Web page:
Star Raiders

Star RaidersThe Game: Zylon warships are on the rampage, blasting allied basestars out of the sky and wreaking havoc throughout the galaxy. Your orders are to track down the fast-moving raiders and destroy them before they can do any more See the videodamage. You have limited shields and weapons at your disposal, and a battle computer which is vital to your mission (though critical damage to your space fighter can leave you without that rather important piece of equipment). The game is simple: destroy until you are destroyed, and defend friendly installations as long as you can. (Atari, 1979)

Memories: The original version of Atari’s Star Raiders leaves very few doubts as to its origins; in a sense, it’s a new take on the old grid-based Star Trek mainframe game, only with ample opportunities for arcade-style action. Oh, and – astonishingly, even back then – the game kicks off with a title screen showing a spaceship obviously based on the Enterprise from Star Trek: The Motion Picture, which also appeared in 1979. How the lawyers missed that one, we’ll probably never know. Continue reading

Caverns Of Mars

Caverns Of MarsThe Game: The enemy in an interplanetary war has gone underground, and you’re piloting the ship that’s taking the fight to him. But he hasn’t just hidden away in a hole; he’s hidden away in a very well-defended hole. As if it wasn’t already going to be enough of a tight squeeze navigating subterranean caverns on Mars, you’re now See the videosharing that space with enemy ships and any number of other fatal obstacles. (Fortunately, the enemy also leaves copious numbers of helpful fuel depots for you too.) Once you fight your way to the bottom of the cave, you plant charges on the enemy mothership – meaning that now you have to escape the caverns again, and fast. (Atari, 1981)

Memories: Atari wisely realized that some of the best programming talent wasn’t necessarily on its own payroll. With so much of the company’s financial resources devoted to supporting the 2600, this paved the way for the Atari Program Exchange, a program that allowed users to send in their own best work to Atari, who would then list the best of these homebrew games and applications in an official newsletter and handle distribution on cassette and floppy disk. Continue reading

Mouskattack

MouskattackThe Game: Plumber Larry Bain is out to earn his hazard pay, trying to run pipes through a rat-infested maze. This wouldn’t be a problem, except that the rats are as big as he is. He can lay a limited number of traps in the maze that will temporarily stop the rats in their tracks so he can double back and eliminate them, but in the end Larry’s best chance of survival is to stay on the run and fill the maze with plumbing. (Sierra On-Line, 1981)

Memories: Cut from the same “let’s do Pac-Man but make it different enough from Pac-Man that we don’t get sued” cloth as his own Jawbreaker, John Harris strikes again with Mouskattack, which was actually advertised as being “by the author of Jawbreaker,” which may be one of the earliest instances of a game being advertised as something that should be bought on the strength of that programmer’s previous works. Continue reading

Sneakers

SneakersThe Game: Alien invaders are descending on your world, taking on unusual forms in the process: sneaker-clad stomping creatures, roaming eyeballs, “H-wing fighters,” flying saucers and more. Try to use their unusual patterns of See the videomovement against them and keep them from destroying your fighter. (Sirius Software, 1981)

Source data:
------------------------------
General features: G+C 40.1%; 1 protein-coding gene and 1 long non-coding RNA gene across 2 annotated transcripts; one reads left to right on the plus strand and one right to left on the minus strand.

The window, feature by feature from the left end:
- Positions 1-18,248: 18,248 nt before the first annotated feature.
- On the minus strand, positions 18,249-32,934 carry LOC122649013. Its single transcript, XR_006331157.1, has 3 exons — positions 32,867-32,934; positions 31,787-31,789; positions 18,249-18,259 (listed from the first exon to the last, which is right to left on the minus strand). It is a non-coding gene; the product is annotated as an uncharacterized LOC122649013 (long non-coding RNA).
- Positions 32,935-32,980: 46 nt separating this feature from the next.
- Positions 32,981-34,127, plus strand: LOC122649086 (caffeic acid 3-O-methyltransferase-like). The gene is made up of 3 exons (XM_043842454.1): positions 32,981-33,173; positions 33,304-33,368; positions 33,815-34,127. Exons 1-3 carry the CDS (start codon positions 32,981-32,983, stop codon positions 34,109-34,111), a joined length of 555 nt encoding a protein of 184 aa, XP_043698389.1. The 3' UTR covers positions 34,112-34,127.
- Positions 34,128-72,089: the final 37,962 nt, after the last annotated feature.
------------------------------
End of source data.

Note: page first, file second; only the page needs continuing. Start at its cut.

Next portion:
Memories: If this description sounds an awful lot like Activision‘s early hit Megamania!, it’s no coincidence – both games attempted to add a dash of whimsy to the basic game play of the ubiquitous arcade sleeper hit, Astro Blaster. Both Sneakers and Megamania! nearly duplicate the unique meandering movement of Astro Blaster‘s alien invaders. Continue reading

Satan’s Hollow

Satan's HollowThe Game: Hellish flying demons try to formation-dive your well-armed, devil-fryin’ vehicle at the bottom of the screen. Each time you knock one of this gargoylesque beasties out of the sky, they drop a piece of a bridge you must drag over See the videoto the appropriate spot on the screen. When you’re close to completing the bridge, the Prince of Darkness sends in some heavier artillery – a spooky floating demon head who spits fire at your cannon – to do away with you. Once you’ve toasted the flying meanies out of the sky and cross the bridge, it’s time to do battle with Satan himself. (CBS Video Games, 1982)

Memories: CBS’ home video game division was focused on releasing a library consisting largely of arcade games licensed from Bally/Midway on cartridge for the Atari 2600. But CBS wasn’t content to limit itself to a single platform (unlike quite a few third-party software houses that appeared in the wake of the stellar success of Activision and Imagic). They also had the Atari computers in their sight, which also put them in a good position to release games for the Atari 5200, which was based on the same processor. Continue reading

Gateway To Apshai

Gateway To ApshaiThe Game: The player controls a weary adventurer weaving his way through a dungeon populated by treasures and deadly danger. Starting out with the clothes on his back, a short sword in hand, and adding what he can along the way, the player’s adventurer progresses through twisty mazes, vanquishes an See the videoincreasingly dangerous rogues’ gallery of foes, and tries to gather a wealth of treasure… but even opening those treasure chests may reveal traps. (Epyx, 1983)

Memories: The Apshai computer RPGs form a kind of holy trinity of early adventure gaming along with the Ultima and Wizardry series of games. Gateway To Apshai is actually a prequel to the runaway hit Temple Of Apshai, which debuted on Tandy’s TRS-80 computer before cross-pollinating to every other platform under the sun. Gateway is missing Temple‘s famously wordy descriptions of its on-screen chambers, and as such feels completely different from the earlier game. But in hindsight, Gateway is an important step on the evolutionary road for the “action RPG” genre – paving the way for The Legend Of Zelda. Continue reading

Juice!

Juice!The Game: You’re the circuit maker, and they’re the circuit breakers. You hop around a maze-like structure, dropping circuitry patterns in your wake, as a variety of adversaries try to stop you from completing a circuit leading from the power source at your starting point to the receptacle across the maze from you. Colliding with See the videoany of them will cost you a life, but you can entice them to try to chase you off the maze and into oblivion while you escape safely. Completing the circuit advances you to the next maze – just on’t get too caught up in your power trip. (Tronix, 1983)